She had no preternatural warning that she might be ready to toddle off this good earth; in fact, she felt as hale and hearty as ever, despite the odd creaks. Her mind was still pretty sharp, sharp enough that she kept up a blog three times a week, a venture that had begun as a marketing gimmick a decade ago and had become much, much more. It was her forum, a place to express her love of the land, of the right and honorable way to bring food to the table, of the way to care for food animals and to grow healthy vegetables in uncontaminated soil. It was the way she had connected with three other bloggers, too, forming a tight-knit group they called the Foodie Four.

Mainly, it gave her an excuse to revel in her passion for lavender—growing it, harvesting it, using it.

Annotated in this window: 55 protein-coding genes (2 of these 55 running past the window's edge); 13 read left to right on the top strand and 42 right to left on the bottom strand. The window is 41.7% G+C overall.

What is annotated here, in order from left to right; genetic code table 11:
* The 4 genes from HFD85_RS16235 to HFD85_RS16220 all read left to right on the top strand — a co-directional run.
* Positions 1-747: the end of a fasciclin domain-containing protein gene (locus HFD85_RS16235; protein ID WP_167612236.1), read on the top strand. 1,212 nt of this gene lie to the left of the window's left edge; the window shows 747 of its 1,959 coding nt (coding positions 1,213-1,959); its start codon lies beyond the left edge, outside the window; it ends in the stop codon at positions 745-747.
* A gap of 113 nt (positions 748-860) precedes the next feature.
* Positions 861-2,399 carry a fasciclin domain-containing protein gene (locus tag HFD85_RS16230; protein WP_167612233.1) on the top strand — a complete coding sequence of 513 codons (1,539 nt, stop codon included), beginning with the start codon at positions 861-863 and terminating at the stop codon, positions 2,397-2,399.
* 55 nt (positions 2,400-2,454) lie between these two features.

No, she felt plenty lively.

And yet … this morning she had awakened in the predawn quiet, and knowledge filled her. Life circled. The land taught you that. Soon or late, she’d sleep in the earth she had tended all of her life. What would become of the farm then? This farm, which had been her greatest achievement.

She could not let it pass into the hands of her remaining, indifferent nephews, two of them, businessmen in Portland who rarely came to visit. They had no love of the land, and they would sell it. She didn’t blame them. But it was too valuable, too important to the growing organic movement, to let just anyone buy it.

As she walked, she mused. Lavender and honey, fresh eggs and fine wool. An empire for the right heir. An honorable heir.

It was only as she turned the last corner that she saw Ginger near the beehives, her long red hair loose over her shoulders, her face young and remarkably beautiful again. It was the first time Lavender had seen this particular ghost, her friend of nearly sixty years, who had died last year in Carmel. She was kneeling to gather wildflowers from the forest, her knees bending just as they should, her hands—the hands that had betrayed her in the end—free of the gnarled knots that had ruined them. Lavender waited, but Ginger did not turn, did not seem to know Lavender was there.